A bit of a monster shipping container house this construction project is rapidly coming to completion in Canada. Offering off grid living due to solar heating,solar/wind electric and homestead farming. The owners of the home are Bill and Rosanne Glennon, constructing a huge 5000sqft retirement home.
Sea-Can Home is using 30 recycled containers as well as only two stories visually above the plains making this a very low impact large home in Canada.
Large central garage surrounding by three high shipping container walls.
5 Bedroom home, complete with large sitting room. Once finished no doubt the envy of the neighbours.
Shipping container stacked on its end isn’t a statement of versatility of shipping container architecture but is actually a lift shaft for access to the multiple levels in the building.
The lower level is going to be consealed with the upper levels being insulated and stucco finished making the home blend into its surroundings to almost looking like a normally constructed home.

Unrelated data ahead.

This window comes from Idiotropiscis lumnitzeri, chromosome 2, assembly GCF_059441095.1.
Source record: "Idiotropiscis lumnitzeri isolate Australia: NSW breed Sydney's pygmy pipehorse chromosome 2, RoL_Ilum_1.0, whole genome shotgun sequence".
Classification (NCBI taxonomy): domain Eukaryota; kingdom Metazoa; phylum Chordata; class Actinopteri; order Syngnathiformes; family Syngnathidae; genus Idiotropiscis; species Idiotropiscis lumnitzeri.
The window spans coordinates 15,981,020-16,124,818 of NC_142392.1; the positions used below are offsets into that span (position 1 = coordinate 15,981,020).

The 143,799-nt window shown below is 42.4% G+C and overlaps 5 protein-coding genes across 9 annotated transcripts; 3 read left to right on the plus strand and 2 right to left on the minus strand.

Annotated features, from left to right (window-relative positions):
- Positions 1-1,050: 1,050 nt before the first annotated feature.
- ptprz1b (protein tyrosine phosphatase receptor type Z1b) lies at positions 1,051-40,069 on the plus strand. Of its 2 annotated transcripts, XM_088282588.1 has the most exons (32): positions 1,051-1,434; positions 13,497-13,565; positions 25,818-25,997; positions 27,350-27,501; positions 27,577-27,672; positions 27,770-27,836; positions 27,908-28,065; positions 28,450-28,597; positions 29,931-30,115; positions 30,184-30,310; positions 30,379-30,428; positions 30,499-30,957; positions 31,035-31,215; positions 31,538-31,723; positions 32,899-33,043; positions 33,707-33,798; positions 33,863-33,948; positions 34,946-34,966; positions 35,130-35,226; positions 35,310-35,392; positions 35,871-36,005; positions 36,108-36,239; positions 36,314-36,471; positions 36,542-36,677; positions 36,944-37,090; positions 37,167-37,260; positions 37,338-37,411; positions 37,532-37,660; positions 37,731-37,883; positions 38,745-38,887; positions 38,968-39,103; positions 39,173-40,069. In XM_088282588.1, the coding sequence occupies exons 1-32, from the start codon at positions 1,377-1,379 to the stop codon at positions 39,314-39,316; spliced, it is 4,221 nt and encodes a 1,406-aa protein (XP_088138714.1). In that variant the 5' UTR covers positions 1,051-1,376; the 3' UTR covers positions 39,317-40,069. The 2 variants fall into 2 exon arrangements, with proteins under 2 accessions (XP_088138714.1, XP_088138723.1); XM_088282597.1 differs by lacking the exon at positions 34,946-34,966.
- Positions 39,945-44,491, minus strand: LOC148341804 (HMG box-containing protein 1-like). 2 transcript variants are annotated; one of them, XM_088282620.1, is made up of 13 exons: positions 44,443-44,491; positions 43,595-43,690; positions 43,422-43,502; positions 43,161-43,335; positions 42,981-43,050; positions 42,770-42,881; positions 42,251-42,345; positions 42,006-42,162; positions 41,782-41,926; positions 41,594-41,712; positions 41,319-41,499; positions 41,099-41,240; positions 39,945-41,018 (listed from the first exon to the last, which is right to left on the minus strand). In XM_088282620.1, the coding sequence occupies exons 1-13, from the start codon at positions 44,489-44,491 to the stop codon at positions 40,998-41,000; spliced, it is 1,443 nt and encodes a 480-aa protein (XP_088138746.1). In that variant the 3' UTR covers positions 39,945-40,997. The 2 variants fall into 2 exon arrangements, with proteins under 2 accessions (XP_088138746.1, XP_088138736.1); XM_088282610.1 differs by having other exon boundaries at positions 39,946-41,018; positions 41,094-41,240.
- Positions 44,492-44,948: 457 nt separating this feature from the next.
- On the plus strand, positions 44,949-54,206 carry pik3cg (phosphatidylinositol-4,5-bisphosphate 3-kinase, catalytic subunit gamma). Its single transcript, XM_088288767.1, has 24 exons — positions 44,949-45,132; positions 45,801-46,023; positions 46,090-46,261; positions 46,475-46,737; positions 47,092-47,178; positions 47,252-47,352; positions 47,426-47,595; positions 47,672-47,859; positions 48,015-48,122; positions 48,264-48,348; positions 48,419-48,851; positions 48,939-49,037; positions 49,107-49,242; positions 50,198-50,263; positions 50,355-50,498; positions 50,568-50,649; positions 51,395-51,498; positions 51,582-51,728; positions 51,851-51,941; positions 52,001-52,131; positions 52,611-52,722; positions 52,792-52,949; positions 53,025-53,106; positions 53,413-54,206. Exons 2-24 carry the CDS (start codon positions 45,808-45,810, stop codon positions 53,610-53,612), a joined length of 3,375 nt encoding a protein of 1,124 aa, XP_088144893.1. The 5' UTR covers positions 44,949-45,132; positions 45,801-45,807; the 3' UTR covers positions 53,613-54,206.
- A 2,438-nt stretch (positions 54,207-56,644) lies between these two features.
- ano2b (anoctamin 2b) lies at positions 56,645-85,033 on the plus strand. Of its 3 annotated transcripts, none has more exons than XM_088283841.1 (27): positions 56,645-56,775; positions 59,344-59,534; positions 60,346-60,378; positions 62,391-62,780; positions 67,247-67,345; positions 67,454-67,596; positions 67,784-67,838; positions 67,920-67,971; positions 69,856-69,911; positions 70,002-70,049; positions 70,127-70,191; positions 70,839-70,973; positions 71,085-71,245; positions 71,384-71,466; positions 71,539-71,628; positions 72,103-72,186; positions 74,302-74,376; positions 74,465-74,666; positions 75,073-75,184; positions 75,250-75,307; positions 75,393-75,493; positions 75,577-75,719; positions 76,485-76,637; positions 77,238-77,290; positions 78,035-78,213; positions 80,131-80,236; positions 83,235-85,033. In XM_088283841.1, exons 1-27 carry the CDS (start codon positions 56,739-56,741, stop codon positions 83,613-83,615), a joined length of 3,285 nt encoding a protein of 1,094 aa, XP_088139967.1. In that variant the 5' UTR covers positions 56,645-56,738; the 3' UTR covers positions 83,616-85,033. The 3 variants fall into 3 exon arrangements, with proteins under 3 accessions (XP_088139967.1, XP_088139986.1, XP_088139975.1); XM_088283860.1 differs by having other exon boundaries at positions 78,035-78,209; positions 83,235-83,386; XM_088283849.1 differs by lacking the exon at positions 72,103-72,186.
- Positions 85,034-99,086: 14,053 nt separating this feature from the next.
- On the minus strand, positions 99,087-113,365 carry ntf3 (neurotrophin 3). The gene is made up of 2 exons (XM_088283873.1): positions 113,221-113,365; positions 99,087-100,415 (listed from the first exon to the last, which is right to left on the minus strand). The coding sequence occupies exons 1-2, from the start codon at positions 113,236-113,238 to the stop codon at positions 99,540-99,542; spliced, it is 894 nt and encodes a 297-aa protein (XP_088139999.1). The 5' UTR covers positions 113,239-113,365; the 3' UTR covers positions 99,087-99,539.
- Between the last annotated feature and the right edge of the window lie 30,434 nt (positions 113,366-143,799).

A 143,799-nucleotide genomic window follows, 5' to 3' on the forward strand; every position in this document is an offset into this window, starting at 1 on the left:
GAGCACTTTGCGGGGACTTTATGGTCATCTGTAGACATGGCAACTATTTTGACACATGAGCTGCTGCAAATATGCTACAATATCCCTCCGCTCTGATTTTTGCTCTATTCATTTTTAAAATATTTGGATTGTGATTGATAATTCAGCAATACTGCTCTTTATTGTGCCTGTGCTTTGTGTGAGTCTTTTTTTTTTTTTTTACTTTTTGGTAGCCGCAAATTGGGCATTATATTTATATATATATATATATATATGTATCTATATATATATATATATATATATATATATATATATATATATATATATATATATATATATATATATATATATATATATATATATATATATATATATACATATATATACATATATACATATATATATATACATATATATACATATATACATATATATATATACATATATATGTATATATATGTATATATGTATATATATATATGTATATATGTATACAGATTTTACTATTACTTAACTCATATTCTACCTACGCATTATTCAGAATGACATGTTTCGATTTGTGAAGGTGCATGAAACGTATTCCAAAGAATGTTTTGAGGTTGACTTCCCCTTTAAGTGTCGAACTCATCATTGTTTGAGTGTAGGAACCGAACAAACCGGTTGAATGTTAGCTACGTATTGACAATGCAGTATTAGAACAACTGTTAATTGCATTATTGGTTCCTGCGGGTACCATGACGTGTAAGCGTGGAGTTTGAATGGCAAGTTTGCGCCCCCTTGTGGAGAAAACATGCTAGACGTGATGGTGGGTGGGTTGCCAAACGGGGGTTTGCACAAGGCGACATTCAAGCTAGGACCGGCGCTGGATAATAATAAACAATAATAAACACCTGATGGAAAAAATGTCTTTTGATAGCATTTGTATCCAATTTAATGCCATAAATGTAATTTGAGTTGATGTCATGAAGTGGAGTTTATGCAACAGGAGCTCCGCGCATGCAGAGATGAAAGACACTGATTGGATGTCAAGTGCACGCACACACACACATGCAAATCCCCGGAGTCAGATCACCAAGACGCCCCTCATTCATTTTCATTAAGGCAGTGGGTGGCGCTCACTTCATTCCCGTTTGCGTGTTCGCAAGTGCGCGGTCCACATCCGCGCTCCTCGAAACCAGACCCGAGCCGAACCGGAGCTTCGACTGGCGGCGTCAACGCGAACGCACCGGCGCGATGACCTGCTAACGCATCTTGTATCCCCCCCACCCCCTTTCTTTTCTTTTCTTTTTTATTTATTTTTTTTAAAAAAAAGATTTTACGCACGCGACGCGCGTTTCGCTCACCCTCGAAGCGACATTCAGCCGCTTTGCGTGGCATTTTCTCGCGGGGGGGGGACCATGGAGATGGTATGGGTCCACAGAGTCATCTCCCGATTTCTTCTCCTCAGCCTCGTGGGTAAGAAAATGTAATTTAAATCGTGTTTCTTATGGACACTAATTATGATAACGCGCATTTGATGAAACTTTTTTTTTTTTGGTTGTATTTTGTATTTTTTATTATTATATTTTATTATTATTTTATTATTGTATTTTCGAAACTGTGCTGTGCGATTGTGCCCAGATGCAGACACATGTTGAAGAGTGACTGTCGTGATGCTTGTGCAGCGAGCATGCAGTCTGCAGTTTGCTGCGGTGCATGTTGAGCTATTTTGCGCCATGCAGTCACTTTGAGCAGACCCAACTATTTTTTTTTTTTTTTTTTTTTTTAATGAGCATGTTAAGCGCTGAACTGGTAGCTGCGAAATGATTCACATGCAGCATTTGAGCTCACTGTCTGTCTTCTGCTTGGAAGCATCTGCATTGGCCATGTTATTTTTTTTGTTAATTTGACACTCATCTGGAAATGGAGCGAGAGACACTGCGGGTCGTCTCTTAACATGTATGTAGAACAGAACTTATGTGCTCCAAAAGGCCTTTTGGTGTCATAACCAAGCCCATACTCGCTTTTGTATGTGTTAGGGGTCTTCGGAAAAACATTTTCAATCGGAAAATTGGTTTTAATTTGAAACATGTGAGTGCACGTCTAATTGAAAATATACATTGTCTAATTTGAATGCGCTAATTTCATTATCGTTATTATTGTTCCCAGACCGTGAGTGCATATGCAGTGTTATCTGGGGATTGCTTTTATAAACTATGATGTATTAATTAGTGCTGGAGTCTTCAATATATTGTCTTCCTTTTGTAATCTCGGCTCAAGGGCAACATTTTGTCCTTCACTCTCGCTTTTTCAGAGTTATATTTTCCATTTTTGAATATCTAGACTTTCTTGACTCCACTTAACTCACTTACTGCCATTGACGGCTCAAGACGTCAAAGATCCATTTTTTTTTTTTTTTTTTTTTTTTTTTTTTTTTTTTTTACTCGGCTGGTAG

Insulated roof to R80 will also leave a space for a solar heating system to be adapted for the home. With such a large space available a solar array and wind turbine will also be added for the electrical needs of the property.
City Mall in Christchurch, New Zealand has come up with a quick construction project after New Zealand’s earthquakes earlier this year. This pretty much put the central area of the city off limits except for demolition work. The shipping containers have been converted into two clusters of 25 shops with 2 cafe’s hoping to get the city centre back to life and the centre of the community. Maybe a thing we are going to see more and more with the reduced costs of construction of shipping container buildings as well as the earthquake resistant designs.